The final schedule for the 2014 Junior Theorists Symposium has just been released. If you’re going to be in the Bay Area the day before ASA (Friday, August 15), and have not already committed to one of the other pre-conferences, stop by 60 Evans Hall at the University of California (Berkeley) to see some amazing junior theory in action! If you have any questions, or would like to RSVP, just send an email to Jordanna Matlon and myself at firstname.lastname@example.org.
In the wake of the Hobby Lobby decisions, there have been renewed discussions of corporate personhood. The argument is relatively simple: the 19th century Supreme Court made a mistake when it created the legal fiction that corporations are persons. I don’t want to get into that argument here. Instead, I want to make a slightly different argument: all persons are fictions.
In the context of all of the debates about replication going on across the blogs, it might be useful to introduce a distinction: experimental vs. statistical replication.* Experimental replication is the more obvious kind: can we run a new experiment using the same methods and produce a substantially similar result? Statistical replication, on the other hand, asks, can we take the exact same data, run the same or similar statistical models, and reproduce the reported results? In other words, experimental replication is about generalizability, while statistical replication is about data manipulation and model specification.
On the one hand, sociology, economics, and political science all have ongoing issues with statistical replication. The big Reinhart and Rogoff controversy was the result of an attempt to replicate a statistical finding that revealed some unreported shenanigans in how cases were weighted, and that some cases were simply dropped through error. Gary King’s work on improving replication in political science aims at making this kind of replication easier, and even turning it into a standard part of the graduate curriculum. Similarly, I believe the UMass paper (failing to) replicate Reinhart and Rogoff emerged out of a econometrics class assignment (e.g.) that required students to statistically replicate a published finding.
On the other hand, psychology seems to have a big problem with experimental replication. Here the concerns are less about model specification (as the models are often simple, bivariate relationships) or data coding, but rather about implausibly large effects and “the file drawer problem” where published results are biased towards significance (which in turn makes replications much more likely to produce null findings).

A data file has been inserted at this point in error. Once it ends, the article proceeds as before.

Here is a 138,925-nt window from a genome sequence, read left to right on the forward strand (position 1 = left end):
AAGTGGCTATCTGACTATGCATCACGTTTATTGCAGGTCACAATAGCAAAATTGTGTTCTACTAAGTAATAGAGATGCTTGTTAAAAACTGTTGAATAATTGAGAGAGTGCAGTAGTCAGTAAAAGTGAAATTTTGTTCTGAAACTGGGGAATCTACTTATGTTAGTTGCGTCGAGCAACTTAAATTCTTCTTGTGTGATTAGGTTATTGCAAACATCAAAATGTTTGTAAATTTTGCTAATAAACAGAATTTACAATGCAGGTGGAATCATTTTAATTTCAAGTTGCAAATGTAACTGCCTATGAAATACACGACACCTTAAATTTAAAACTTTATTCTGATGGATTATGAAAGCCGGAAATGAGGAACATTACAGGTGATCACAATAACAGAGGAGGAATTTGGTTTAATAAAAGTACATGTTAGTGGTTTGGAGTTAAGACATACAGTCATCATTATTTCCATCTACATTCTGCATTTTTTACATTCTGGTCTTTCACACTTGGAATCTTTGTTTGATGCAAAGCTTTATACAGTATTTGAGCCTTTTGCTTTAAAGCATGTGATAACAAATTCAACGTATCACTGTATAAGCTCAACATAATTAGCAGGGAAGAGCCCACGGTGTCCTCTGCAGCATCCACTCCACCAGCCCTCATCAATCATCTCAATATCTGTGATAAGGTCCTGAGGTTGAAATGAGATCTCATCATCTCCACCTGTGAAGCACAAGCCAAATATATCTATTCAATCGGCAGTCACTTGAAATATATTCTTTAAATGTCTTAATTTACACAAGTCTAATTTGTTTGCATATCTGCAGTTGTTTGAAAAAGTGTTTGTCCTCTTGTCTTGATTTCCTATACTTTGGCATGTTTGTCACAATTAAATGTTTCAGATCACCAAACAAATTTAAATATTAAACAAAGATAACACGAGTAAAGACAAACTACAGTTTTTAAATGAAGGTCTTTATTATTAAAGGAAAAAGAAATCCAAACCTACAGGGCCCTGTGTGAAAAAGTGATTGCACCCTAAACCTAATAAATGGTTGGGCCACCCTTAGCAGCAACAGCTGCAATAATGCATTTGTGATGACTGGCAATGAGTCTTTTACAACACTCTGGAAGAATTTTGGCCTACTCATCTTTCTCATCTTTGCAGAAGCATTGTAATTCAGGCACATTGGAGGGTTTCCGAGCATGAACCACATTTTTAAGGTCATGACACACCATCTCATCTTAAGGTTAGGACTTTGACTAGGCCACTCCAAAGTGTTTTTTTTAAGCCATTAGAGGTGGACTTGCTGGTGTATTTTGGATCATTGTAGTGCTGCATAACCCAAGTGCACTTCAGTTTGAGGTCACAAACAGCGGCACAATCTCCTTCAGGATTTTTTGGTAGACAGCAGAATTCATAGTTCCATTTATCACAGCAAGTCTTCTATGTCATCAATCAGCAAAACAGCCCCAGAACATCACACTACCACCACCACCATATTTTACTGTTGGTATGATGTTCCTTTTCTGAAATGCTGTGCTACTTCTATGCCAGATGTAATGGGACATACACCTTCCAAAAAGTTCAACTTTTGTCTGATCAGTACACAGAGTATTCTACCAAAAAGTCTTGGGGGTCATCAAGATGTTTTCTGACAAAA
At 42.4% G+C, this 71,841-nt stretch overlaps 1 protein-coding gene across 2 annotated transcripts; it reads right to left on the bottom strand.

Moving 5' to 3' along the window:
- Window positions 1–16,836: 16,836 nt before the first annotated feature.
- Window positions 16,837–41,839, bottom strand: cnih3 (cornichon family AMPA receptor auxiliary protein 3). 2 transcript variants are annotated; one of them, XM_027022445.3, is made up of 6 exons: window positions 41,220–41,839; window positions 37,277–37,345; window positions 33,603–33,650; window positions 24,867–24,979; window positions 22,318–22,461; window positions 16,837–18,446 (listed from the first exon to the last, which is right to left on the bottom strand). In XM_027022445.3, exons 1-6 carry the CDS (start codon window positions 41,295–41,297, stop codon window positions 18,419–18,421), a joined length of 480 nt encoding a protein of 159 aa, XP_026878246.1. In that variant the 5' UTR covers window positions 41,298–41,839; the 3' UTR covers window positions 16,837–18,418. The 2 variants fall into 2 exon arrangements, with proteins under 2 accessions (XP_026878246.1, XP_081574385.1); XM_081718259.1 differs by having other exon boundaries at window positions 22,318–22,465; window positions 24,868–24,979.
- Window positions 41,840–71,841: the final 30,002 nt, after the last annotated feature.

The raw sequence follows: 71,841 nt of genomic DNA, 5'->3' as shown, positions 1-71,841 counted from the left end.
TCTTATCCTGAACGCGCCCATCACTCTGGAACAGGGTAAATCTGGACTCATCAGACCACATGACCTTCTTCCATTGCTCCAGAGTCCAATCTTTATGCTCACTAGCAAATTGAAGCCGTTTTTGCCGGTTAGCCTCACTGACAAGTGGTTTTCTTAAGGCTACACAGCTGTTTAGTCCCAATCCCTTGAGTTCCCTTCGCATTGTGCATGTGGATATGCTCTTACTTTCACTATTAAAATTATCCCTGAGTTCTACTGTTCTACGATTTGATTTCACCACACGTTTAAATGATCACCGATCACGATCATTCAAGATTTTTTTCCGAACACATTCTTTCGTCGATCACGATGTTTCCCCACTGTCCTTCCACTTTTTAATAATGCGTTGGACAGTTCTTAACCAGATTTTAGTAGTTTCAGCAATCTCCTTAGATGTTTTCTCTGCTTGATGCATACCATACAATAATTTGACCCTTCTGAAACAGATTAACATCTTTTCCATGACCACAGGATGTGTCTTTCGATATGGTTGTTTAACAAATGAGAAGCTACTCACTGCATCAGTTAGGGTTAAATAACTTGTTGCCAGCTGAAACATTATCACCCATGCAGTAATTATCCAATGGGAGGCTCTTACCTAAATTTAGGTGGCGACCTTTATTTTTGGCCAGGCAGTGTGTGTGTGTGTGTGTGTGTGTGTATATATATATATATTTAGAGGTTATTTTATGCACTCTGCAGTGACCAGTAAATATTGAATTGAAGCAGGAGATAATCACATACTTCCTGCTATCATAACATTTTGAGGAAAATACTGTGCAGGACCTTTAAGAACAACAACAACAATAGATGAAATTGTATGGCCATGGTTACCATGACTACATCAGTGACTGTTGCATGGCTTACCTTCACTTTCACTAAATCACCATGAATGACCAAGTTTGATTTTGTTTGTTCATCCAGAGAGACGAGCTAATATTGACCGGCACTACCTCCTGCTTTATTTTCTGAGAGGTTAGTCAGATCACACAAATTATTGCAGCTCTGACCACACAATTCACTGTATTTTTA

Both of these kinds of replication are clearly important, but they present somewhat different issues. For example, Mitchell’s concern that replication will be incompetently performed and thus produce null findings when real effects exist makes less sense in the context of statistical replication where the choices made by the replicator can be reported transparently, and the data are shared by all researchers. So, as an attempt at an intervention, I propose we try to make clear when we’re talking about experimental replication vs. statistical replication, or if we really mean both. Perhaps we might even call the second kind of replication something else like “statistical reproduction”** in order to highlight that the attempt to reproduce the findings are not based on new data.
What do you all think?
* H/T Sasha Killewald for a conversation about different kinds of replication that sparked this post.
** Think “artistic reproduction” – can I repaint the same painting? Can I re-run the same models and data and produce the same results?
Like much of the sociology blogosphere, I’ve been following the debate over the recent Facebook emotion study pretty closely. (For a quick introduction to the controversy, check out Beth Berman’s post over at Orgtheory.) While I agree that the study is an important marker of what’s coming (and what’s already here), and thus worth our time to debate, I think the overall discussion could be improved by refocusing the debate in two major ways.